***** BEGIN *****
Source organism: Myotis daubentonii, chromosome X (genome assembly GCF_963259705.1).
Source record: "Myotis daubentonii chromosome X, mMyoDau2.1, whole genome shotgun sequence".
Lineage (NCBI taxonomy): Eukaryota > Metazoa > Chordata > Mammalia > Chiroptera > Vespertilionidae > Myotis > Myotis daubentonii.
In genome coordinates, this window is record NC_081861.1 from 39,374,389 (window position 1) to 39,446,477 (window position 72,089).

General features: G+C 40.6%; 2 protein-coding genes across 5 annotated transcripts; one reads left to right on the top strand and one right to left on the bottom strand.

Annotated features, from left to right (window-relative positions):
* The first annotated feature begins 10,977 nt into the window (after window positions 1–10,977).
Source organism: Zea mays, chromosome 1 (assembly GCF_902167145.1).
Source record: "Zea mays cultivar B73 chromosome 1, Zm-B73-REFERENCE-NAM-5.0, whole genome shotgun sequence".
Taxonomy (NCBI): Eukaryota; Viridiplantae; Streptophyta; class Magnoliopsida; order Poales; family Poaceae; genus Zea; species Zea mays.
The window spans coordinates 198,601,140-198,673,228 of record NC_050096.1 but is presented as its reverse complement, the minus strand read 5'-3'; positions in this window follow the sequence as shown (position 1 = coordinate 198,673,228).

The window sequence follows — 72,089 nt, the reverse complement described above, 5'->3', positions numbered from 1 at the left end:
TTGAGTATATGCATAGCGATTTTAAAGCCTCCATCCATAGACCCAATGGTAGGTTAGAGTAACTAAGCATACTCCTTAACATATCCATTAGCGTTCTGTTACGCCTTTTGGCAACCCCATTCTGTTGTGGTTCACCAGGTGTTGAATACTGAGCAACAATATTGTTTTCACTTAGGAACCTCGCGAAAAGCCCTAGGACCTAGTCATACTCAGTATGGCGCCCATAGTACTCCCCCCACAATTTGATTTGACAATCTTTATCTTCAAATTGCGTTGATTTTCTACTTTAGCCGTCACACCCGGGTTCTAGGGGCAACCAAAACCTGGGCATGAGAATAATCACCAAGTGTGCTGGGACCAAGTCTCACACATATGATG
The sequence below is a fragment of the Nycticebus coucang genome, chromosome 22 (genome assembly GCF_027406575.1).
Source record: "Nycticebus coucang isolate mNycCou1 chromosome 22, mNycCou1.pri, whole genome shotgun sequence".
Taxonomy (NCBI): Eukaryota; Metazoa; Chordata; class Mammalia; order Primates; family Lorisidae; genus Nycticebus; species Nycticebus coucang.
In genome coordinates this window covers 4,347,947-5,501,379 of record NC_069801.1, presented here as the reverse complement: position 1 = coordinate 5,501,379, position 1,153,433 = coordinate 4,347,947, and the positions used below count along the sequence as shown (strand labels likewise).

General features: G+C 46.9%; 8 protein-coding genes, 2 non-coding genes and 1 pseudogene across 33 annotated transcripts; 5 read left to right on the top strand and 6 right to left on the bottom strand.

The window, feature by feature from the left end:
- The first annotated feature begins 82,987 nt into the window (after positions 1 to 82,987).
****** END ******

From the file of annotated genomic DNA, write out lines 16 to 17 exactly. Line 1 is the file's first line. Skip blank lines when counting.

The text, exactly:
Taxonomy (NCBI): Eukaryota; Metazoa; Chordata; class Mammalia; order Primates; family Lorisidae; genus Nycticebus; species Nycticebus coucang.
In genome coordinates this window covers 4,347,947-5,501,379 of record NC_069801.1, presented here as the reverse complement: position 1 = coordinate 5,501,379, position 1,153,433 = coordinate 4,347,947, and the positions used below count along the sequence as shown (strand labels likewise).